Looking at the financial crisis, many companies reconsider their sales focus. What I addressed in my ASRA-presentation this year suddenly seems to trigger. Everyone can sell cheap. So if you are in sales, you need to focus your attention on the products that need sales support.
This week, I had quite a discussion about the validity of my sales strategy and business development. Interesting enough, my supporter was an airline that just recently anounced another increase in net earnings. Their German team has also exceeded sales targets. The offense was voiced by an airline sales manager, who’s company just published another loss for the last quarter and is expected to accumulate overall losses this year.
The focus of the successful airline is on the specialists: Tour operators, travel agencies, corporates.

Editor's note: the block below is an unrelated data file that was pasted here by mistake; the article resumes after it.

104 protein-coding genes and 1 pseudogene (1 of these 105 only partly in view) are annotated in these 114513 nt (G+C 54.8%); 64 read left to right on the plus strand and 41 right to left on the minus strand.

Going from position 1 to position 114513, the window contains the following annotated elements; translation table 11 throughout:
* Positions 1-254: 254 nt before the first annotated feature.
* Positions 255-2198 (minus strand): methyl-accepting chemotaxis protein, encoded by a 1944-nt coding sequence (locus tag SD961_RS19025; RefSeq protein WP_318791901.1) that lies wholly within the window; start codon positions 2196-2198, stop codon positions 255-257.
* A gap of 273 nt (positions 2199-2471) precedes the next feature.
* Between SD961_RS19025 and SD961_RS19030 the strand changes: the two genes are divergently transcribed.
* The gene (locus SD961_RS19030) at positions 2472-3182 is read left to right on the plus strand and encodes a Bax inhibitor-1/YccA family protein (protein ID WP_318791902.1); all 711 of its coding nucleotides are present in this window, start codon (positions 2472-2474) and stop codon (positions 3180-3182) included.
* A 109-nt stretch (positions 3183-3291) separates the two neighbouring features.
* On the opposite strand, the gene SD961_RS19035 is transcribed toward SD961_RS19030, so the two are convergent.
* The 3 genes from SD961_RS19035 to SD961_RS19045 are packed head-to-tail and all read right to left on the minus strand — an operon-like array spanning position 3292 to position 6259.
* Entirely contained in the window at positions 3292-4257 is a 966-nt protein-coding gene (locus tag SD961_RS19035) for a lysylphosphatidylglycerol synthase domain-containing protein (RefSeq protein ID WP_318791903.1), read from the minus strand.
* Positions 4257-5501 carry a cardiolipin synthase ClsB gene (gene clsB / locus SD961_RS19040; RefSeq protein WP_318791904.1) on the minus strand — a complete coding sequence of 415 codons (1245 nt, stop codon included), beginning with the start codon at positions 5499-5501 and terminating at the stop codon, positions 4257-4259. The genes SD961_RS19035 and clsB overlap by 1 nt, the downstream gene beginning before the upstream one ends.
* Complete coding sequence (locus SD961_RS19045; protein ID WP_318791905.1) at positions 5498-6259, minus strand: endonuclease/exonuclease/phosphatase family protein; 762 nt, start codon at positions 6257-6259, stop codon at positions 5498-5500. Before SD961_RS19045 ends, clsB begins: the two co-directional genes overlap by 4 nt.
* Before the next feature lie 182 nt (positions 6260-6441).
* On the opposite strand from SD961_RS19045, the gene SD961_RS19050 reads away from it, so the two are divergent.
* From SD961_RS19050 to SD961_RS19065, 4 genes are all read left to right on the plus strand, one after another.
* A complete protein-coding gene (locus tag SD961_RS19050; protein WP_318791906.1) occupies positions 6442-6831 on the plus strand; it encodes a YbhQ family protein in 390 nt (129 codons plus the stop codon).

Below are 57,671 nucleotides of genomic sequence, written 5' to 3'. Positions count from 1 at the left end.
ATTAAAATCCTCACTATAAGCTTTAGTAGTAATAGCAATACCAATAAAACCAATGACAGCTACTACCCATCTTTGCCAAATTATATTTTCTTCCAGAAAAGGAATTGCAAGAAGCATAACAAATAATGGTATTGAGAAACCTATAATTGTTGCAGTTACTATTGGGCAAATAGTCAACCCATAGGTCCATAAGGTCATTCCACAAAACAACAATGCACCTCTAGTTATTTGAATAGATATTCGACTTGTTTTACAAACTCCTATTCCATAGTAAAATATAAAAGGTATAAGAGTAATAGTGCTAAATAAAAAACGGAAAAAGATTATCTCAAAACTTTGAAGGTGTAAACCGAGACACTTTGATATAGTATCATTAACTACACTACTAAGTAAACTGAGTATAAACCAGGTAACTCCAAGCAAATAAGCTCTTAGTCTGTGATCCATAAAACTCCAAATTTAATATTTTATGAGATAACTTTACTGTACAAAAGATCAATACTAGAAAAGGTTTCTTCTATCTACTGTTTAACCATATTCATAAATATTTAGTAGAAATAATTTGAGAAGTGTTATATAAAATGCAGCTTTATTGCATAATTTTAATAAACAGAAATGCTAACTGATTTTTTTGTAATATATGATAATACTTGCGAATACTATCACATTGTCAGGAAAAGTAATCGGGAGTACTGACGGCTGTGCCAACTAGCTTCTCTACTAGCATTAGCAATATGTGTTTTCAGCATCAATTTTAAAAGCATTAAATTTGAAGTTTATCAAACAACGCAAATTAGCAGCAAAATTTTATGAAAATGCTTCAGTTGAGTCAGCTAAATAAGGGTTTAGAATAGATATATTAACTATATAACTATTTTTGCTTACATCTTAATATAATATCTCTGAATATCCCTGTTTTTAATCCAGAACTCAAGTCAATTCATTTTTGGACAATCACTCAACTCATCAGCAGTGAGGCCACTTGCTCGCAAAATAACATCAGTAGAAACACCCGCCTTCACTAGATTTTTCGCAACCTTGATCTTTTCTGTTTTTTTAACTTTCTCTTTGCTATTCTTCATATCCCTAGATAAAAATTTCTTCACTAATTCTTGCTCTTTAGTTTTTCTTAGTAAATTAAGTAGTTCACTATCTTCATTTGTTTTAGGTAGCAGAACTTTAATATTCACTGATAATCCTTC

Anyone not having a focus on their destinations is serviced with a lower priority. Effort is only targeted to the specialists who they pamper and invest time to visit and invite. The elephants (consolidators, internet portals) producing large but price-driven turnover are running aside.
What we wondered is the focus of many managers on turnover, volume and market share, not on revenue. That’s the managers impressed by “large numbers” and quick volume, not caring about cost or long term relations. How long has the sales manager been the same to the customer? How experienced is the sales manager? What is your strategy?
Food For Thought: Especially the aviation industry is in need for a reevaluation of values. If I hear IATA-secretary general Giovanni Bisignani anounced a drop in passengers by 4.8%, in Asia even 7.8%. The airline industry is predicted to accumulate losses of 5.2 billion dollars this year?!
So if passenger numbers are going down, a logical consequence is to focus an increase in yield!
Do I miss anything? Want to change? Interested in Business Development?